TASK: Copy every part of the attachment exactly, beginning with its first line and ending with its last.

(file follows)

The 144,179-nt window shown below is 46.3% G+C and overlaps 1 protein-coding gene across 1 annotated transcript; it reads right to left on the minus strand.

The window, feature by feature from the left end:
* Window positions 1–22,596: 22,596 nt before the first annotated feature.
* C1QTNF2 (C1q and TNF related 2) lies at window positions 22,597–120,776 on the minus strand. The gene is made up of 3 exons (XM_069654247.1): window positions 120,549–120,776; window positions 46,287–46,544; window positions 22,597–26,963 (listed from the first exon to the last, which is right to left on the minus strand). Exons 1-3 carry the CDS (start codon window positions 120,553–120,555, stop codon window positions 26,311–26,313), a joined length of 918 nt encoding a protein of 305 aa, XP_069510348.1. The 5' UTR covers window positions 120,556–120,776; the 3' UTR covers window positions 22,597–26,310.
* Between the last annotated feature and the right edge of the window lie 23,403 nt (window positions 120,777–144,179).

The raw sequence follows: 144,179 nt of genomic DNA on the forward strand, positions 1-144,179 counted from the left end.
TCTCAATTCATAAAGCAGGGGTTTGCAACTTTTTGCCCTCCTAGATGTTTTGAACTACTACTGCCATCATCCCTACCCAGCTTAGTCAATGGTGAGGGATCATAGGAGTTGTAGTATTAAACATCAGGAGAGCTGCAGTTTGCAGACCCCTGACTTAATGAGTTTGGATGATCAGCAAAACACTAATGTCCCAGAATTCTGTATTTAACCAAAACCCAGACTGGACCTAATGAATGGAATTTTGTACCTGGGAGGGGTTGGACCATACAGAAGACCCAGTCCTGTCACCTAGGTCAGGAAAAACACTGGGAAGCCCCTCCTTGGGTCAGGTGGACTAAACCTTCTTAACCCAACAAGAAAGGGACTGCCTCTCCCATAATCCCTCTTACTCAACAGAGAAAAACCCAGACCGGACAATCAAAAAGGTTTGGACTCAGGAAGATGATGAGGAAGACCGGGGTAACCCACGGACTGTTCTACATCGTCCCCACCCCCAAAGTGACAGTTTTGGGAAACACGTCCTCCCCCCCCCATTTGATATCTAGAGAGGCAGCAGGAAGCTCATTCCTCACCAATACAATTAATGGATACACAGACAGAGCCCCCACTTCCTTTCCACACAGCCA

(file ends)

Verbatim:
The 144,179-nt window shown below is 46.3% G+C and overlaps 1 protein-coding gene across 1 annotated transcript; it reads right to left on the minus strand.

The window, feature by feature from the left end:
* Window positions 1–22,596: 22,596 nt before the first annotated feature.
* C1QTNF2 (C1q and TNF related 2) lies at window positions 22,597–120,776 on the minus strand. The gene is made up of 3 exons (XM_069654247.1): window positions 120,549–120,776; window positions 46,287–46,544; window positions 22,597–26,963 (listed from the first exon to the last, which is right to left on the minus strand). Exons 1-3 carry the CDS (start codon window positions 120,553–120,555, stop codon window positions 26,311–26,313), a joined length of 918 nt encoding a protein of 305 aa, XP_069510348.1. The 5' UTR covers window positions 120,556–120,776; the 3' UTR covers window positions 22,597–26,310.
* Between the last annotated feature and the right edge of the window lie 23,403 nt (window positions 120,777–144,179).

The raw sequence follows: 144,179 nt of genomic DNA on the forward strand, positions 1-144,179 counted from the left end.
TCTCAATTCATAAAGCAGGGGTTTGCAACTTTTTGCCCTCCTAGATGTTTTGAACTACTACTGCCATCATCCCTACCCAGCTTAGTCAATGGTGAGGGATCATAGGAGTTGTAGTATTAAACATCAGGAGAGCTGCAGTTTGCAGACCCCTGACTTAATGAGTTTGGATGATCAGCAAAACACTAATGTCCCAGAATTCTGTATTTAACCAAAACCCAGACTGGACCTAATGAATGGAATTTTGTACCTGGGAGGGGTTGGACCATACAGAAGACCCAGTCCTGTCACCTAGGTCAGGAAAAACACTGGGAAGCCCCTCCTTGGGTCAGGTGGACTAAACCTTCTTAACCCAACAAGAAAGGGACTGCCTCTCCCATAATCCCTCTTACTCAACAGAGAAAAACCCAGACCGGACAATCAAAAAGGTTTGGACTCAGGAAGATGATGAGGAAGACCGGGGTAACCCACGGACTGTTCTACATCGTCCCCACCCCCAAAGTGACAGTTTTGGGAAACACGTCCTCCCCCCCCCATTTGATATCTAGAGAGGCAGCAGGAAGCTCATTCCTCACCAATACAATTAATGGATACACAGACAGAGCCCCCACTTCCTTTCCACACAGCCA